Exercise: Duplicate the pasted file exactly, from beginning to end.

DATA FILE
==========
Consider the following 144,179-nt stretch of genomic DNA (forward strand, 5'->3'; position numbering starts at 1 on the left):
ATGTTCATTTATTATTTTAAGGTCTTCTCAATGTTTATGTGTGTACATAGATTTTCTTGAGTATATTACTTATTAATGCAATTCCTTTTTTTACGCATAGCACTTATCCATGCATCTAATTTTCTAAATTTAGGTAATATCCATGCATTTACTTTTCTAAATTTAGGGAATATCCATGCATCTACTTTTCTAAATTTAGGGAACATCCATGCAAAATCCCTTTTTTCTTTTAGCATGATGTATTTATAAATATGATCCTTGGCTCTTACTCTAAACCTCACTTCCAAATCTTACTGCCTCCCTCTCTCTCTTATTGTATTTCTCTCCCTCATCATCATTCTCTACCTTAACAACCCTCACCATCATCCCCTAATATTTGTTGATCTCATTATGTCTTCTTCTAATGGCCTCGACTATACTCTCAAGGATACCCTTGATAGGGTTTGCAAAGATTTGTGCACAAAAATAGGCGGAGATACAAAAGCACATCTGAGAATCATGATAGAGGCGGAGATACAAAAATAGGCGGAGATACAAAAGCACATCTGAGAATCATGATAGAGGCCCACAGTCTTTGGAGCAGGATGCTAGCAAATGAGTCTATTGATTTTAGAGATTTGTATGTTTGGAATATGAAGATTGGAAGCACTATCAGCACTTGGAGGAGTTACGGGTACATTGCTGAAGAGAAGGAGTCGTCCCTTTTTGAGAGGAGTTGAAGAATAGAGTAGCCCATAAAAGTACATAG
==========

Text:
Consider the following 144,179-nt stretch of genomic DNA (forward strand, 5'->3'; position numbering starts at 1 on the left):
ATGTTCATTTATTATTTTAAGGTCTTCTCAATGTTTATGTGTGTACATAGATTTTCTTGAGTATATTACTTATTAATGCAATTCCTTTTTTTACGCATAGCACTTATCCATGCATCTAATTTTCTAAATTTAGGTAATATCCATGCATTTACTTTTCTAAATTTAGGGAATATCCATGCATCTACTTTTCTAAATTTAGGGAACATCCATGCAAAATCCCTTTTTTCTTTTAGCATGATGTATTTATAAATATGATCCTTGGCTCTTACTCTAAACCTCACTTCCAAATCTTACTGCCTCCCTCTCTCTCTTATTGTATTTCTCTCCCTCATCATCATTCTCTACCTTAACAACCCTCACCATCATCCCCTAATATTTGTTGATCTCATTATGTCTTCTTCTAATGGCCTCGACTATACTCTCAAGGATACCCTTGATAGGGTTTGCAAAGATTTGTGCACAAAAATAGGCGGAGATACAAAAGCACATCTGAGAATCATGATAGAGGCGGAGATACAAAAATAGGCGGAGATACAAAAGCACATCTGAGAATCATGATAGAGGCCCACAGTCTTTGGAGCAGGATGCTAGCAAATGAGTCTATTGATTTTAGAGATTTGTATGTTTGGAATATGAAGATTGGAAGCACTATCAGCACTTGGAGGAGTTACGGGTACATTGCTGAAGAGAAGGAGTCGTCCCTTTTTGAGAGGAGTTGAAGAATAGAGTAGCCCATAAAAGTACATAG